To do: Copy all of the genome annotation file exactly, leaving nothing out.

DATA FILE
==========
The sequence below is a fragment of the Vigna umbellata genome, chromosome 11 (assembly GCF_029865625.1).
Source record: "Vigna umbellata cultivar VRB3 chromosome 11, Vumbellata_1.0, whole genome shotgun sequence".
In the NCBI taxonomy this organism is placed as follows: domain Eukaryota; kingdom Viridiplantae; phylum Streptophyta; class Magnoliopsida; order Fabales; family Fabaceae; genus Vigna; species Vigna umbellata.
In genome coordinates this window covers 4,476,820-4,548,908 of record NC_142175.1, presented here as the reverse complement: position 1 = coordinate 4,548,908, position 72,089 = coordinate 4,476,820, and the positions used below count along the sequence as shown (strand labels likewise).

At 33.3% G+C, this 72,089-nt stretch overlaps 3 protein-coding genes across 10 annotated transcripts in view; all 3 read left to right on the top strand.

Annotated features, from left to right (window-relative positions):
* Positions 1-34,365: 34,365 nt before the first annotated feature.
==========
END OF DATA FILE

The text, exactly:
The sequence below is a fragment of the Vigna umbellata genome, chromosome 11 (assembly GCF_029865625.1).
Source record: "Vigna umbellata cultivar VRB3 chromosome 11, Vumbellata_1.0, whole genome shotgun sequence".
In the NCBI taxonomy this organism is placed as follows: domain Eukaryota; kingdom Viridiplantae; phylum Streptophyta; class Magnoliopsida; order Fabales; family Fabaceae; genus Vigna; species Vigna umbellata.
In genome coordinates this window covers 4,476,820-4,548,908 of record NC_142175.1, presented here as the reverse complement: position 1 = coordinate 4,548,908, position 72,089 = coordinate 4,476,820, and the positions used below count along the sequence as shown (strand labels likewise).

At 33.3% G+C, this 72,089-nt stretch overlaps 3 protein-coding genes across 10 annotated transcripts in view; all 3 read left to right on the top strand.

Annotated features, from left to right (window-relative positions):
* Positions 1-34,365: 34,365 nt before the first annotated feature.